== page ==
November 2009, Place Vendôme
Thierry Stern made his first major appearance since becoming the new president of Patek Philippe. It was a dream event, as he had just presented the Ladies First Chronograph, which features the first manual chronograph movement made entirely in-house, the CH 29-535 PS Calibre. Behind this austere name (which becomes obvious when you know that ‘CH’ stands for chronograph, ‘29’ for the diameter – 29.6mm to be exact – ‘535’ stands for the height – 5.35mm – and ‘PS’ is for its Petite Seconde, or Small Seconds) hid a new, magnificent and very fine chronograph movement designed to replace and overtake the famous CH 27-70 Calibre, based on the Nouvelle Lémania (property of the Swatch Group), which had been used by Patek Philippe up until then. The programme took five years.
- CH 29 535 PS 224 Calibre
Although in 2009 the trend was for the most spectacular threedimensional structures possible, this new Patek Philippe calibre, so eagerly anticipated by collectors of the brand, decided to play it ultra-classic: a column wheel with a polished cap, S-shaped toothed-clutch lever system, an elegant and refined chronograph gear bridge and minute counter gear bridge, large four-arm Gyromax balance and four poising weights vibrating at a frequency of 4 Hz, which is 28,800 vibrations/hour, and a Breguet balance spring. All of the 269 components are harmoniously contained in an extremely small space.
- 2009 – Reference 7071 Ladies First Chronograph CH 29-535 PS Calibre
- A new chapter in the history of Patek Philippe women’s watches with reference 7071, Ladies First Chronograph, equipped with a new traditional column wheel chronograph movement, the CH 29-535 PS calibre. Reference 7071 features an elegant, cushion-shaped pink gold case and contains 136 diamonds unusually set on the flange of the dial, highlighting the exclusivity of this women’s complication watch.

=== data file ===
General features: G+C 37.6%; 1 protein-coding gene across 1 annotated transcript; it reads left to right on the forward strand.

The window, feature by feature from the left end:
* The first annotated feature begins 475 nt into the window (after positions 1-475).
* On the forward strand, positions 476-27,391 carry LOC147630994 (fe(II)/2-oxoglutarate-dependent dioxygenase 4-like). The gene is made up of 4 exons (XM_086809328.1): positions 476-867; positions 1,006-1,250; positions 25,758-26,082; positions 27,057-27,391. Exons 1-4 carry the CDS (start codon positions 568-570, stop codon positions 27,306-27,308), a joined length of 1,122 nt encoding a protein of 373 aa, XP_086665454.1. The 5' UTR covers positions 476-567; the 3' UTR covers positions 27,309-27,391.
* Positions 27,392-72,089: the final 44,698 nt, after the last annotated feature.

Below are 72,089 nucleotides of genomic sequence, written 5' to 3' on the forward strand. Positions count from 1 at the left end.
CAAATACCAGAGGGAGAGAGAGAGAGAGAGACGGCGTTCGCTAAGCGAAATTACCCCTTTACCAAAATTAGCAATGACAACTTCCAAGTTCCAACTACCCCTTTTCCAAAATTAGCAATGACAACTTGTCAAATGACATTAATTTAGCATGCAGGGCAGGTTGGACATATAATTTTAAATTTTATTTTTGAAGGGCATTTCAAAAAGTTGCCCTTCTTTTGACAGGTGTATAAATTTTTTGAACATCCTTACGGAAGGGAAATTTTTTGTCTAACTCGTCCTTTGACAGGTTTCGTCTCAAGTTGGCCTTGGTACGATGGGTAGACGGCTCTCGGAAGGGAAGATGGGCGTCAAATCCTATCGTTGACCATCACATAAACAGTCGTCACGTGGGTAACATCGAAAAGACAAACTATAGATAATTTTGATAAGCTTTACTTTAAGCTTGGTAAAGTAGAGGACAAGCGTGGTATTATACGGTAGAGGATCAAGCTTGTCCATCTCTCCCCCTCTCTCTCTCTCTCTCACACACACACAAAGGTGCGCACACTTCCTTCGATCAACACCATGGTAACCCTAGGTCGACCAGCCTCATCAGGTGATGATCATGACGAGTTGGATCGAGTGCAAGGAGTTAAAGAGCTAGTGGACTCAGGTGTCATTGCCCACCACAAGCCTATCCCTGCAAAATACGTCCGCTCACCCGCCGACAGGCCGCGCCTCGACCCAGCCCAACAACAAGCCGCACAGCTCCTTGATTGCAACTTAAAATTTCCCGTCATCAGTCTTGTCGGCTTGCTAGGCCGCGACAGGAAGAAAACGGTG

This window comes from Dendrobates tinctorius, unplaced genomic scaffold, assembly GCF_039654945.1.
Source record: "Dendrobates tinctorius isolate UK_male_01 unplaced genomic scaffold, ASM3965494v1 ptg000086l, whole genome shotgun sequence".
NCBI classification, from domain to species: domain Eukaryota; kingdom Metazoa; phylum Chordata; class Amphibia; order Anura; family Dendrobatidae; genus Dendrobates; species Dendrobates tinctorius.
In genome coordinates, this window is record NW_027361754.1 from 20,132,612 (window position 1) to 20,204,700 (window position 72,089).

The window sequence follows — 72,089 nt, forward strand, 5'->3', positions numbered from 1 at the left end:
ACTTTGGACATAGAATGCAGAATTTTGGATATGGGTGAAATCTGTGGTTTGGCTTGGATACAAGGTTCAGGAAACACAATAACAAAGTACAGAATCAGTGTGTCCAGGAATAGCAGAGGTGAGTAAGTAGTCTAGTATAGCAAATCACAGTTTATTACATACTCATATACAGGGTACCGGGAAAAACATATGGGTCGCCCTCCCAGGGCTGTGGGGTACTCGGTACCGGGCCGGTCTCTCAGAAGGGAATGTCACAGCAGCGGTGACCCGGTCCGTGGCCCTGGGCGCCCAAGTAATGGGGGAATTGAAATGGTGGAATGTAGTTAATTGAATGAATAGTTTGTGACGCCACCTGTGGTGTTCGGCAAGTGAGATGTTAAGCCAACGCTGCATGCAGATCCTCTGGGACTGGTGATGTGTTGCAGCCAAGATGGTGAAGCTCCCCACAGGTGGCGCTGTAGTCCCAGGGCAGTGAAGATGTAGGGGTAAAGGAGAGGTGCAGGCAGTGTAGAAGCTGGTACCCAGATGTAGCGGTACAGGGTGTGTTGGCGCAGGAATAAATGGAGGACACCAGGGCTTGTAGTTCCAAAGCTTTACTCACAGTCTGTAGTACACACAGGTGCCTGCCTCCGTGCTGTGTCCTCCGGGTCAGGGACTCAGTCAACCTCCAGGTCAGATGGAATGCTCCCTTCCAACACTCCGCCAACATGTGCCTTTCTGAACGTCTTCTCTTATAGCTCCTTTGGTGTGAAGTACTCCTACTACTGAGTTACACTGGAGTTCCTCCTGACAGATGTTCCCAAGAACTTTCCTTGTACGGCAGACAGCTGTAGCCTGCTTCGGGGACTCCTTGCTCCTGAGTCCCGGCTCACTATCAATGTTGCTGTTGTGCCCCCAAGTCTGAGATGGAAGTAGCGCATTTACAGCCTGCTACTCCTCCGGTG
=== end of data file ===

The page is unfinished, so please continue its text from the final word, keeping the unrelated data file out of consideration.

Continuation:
But under this most traditional of appearances, under these stylish pieces and old-fashioned chamfered, polished bridges adorned with the Côtes de Genève motif, under these refined, classically crafted surfaces, hide six new patents that aren’t looking to revolutionise watchmaking in terms of appearance, but that want to improve the substance – and that makes all the difference. Because watchmaking is all about detail. These six new patents relate to a very comprehensive improvement of details that contributes to a deeper understanding of the art of the chronograph. Not only do they bring improvements in terms of better energy transmission, reducing friction, increasing precision and reducing vibrations or unevenness of the hand movements; they also directly affect the work of the watchmaker. The large ‘eccentric cap’ placed directly over the column wheel makes it easier to set, meaning greater operational reliability. Moreover, the calibre has a sophisticated and instantaneous 30-minute counter. A rhythmic touch that enhances the sought-after readability.
But let’s go back a little further
In 2005, Patek Philippe had already introduced the flattest manual split seconds chronograph (5.25mm) ever created, reference 5959P – the first wrist chronograph to be entirely designed, developed and made by the manufacture. Produced in a traditional way and in a very small quantity in Patek Philippe’s fine watchmaking workshops, this prestigious movement features two column wheels and can memorise a reference time.